Due to Covid-19 and repair works, Dalmeny House will NOT be opening to visitors in 2022.
A treasure trove of collections housed within a grand Tudor Gothic residence, Dalmeny House is a spectacular family home steeped in fascinating history.
There’s almost too much to see, and you’re sure to find something that interests you.
Fans of architecture will delight in the stunning Tudor Gothic style design by William Wilkins who went on to design London’s National Gallery and much of King’s College Cambridge. At the time of building in 1817, the style was a major departure from the Scottish fashion of the time. Expect defensive crenellations, highly decorated chimneys, fan-vaulted corridors, octagonal towers, and mullion and transom windows.
Art lovers will enjoy the Vincennes and Sèvres porcelain, Goya tapestries depicting Spanish childhood, marble busts, and family portraits by Raeburn, Romney and Gainsborough. The Napoleon Room houses one of the largest Napoleonic collections in Europe, including Napoleon's throne as First Consul and the pillow on which he rested his head after death. There are magnificent collections of French furniture, intriguing artefacts and many reminders of the family's passion for horseracing.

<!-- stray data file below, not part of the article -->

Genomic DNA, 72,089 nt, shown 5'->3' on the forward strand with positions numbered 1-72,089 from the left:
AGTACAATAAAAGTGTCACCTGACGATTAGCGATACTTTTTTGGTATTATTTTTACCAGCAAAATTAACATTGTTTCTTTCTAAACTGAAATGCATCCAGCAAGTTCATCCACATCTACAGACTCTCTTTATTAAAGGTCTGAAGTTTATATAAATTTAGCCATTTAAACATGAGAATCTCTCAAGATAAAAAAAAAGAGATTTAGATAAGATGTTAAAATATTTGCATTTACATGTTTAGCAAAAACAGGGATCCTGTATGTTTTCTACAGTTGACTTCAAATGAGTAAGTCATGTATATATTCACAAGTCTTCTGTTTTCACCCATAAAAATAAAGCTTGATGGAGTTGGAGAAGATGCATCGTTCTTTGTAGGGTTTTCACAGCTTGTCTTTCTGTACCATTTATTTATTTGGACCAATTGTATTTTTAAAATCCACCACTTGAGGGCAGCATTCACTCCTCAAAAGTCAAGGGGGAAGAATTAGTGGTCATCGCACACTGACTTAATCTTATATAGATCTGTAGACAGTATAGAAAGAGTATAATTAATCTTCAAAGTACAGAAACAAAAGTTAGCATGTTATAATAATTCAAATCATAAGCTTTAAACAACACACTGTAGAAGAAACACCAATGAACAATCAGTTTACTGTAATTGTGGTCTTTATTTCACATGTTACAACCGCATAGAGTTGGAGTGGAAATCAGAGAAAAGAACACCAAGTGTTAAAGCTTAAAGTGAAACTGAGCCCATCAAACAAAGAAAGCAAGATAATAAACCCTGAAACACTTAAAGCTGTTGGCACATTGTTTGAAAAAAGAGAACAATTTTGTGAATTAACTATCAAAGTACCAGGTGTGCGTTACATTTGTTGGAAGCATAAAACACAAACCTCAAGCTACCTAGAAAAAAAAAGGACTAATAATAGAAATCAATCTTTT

The Dalmeny Library is often credited as the birthplace of the Edinburgh Festival. In the 1940s, the 6th Earl of Rosebery served as chairman of the newly formed Scottish Tourist Board. His wife Eva, an amateur musician, was instrumental in connecting the tourist authorities with a group of musicians and artists who were looking for a site for an international festival. With funding from the Lord of Rosebery’s racing prize money, the Edinburgh Festival was born!
While the surroundings are grand, the interiors elegant and the collections impressive, Dalmeny remains the family home of the Rosebery family. As such, it has a wonderfully warm, intimate feel. Guided tours are available during the summer months.
You can also spend hours exploring the woodland and beaches by cycle or foot and enjoy the magnificent views over the Firth of Forth.